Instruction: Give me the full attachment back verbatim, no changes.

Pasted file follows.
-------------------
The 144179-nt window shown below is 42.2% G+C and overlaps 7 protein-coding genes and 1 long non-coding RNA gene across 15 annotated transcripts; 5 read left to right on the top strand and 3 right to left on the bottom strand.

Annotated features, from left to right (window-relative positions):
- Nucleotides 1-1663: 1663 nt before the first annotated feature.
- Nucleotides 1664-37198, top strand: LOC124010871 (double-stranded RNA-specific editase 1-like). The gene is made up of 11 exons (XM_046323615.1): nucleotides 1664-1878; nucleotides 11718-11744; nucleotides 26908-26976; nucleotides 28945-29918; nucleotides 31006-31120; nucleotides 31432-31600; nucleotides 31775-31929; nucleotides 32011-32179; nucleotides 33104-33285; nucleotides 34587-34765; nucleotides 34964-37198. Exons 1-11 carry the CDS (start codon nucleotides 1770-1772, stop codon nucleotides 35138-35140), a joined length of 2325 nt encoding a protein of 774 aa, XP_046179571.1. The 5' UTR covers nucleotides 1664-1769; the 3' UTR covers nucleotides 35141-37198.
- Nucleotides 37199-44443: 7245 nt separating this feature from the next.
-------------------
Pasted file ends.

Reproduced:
The 144179-nt window shown below is 42.2% G+C and overlaps 7 protein-coding genes and 1 long non-coding RNA gene across 15 annotated transcripts; 5 read left to right on the top strand and 3 right to left on the bottom strand.

Annotated features, from left to right (window-relative positions):
- Nucleotides 1-1663: 1663 nt before the first annotated feature.
- Nucleotides 1664-37198, top strand: LOC124010871 (double-stranded RNA-specific editase 1-like). The gene is made up of 11 exons (XM_046323615.1): nucleotides 1664-1878; nucleotides 11718-11744; nucleotides 26908-26976; nucleotides 28945-29918; nucleotides 31006-31120; nucleotides 31432-31600; nucleotides 31775-31929; nucleotides 32011-32179; nucleotides 33104-33285; nucleotides 34587-34765; nucleotides 34964-37198. Exons 1-11 carry the CDS (start codon nucleotides 1770-1772, stop codon nucleotides 35138-35140), a joined length of 2325 nt encoding a protein of 774 aa, XP_046179571.1. The 5' UTR covers nucleotides 1664-1769; the 3' UTR covers nucleotides 35141-37198.
- Nucleotides 37199-44443: 7245 nt separating this feature from the next.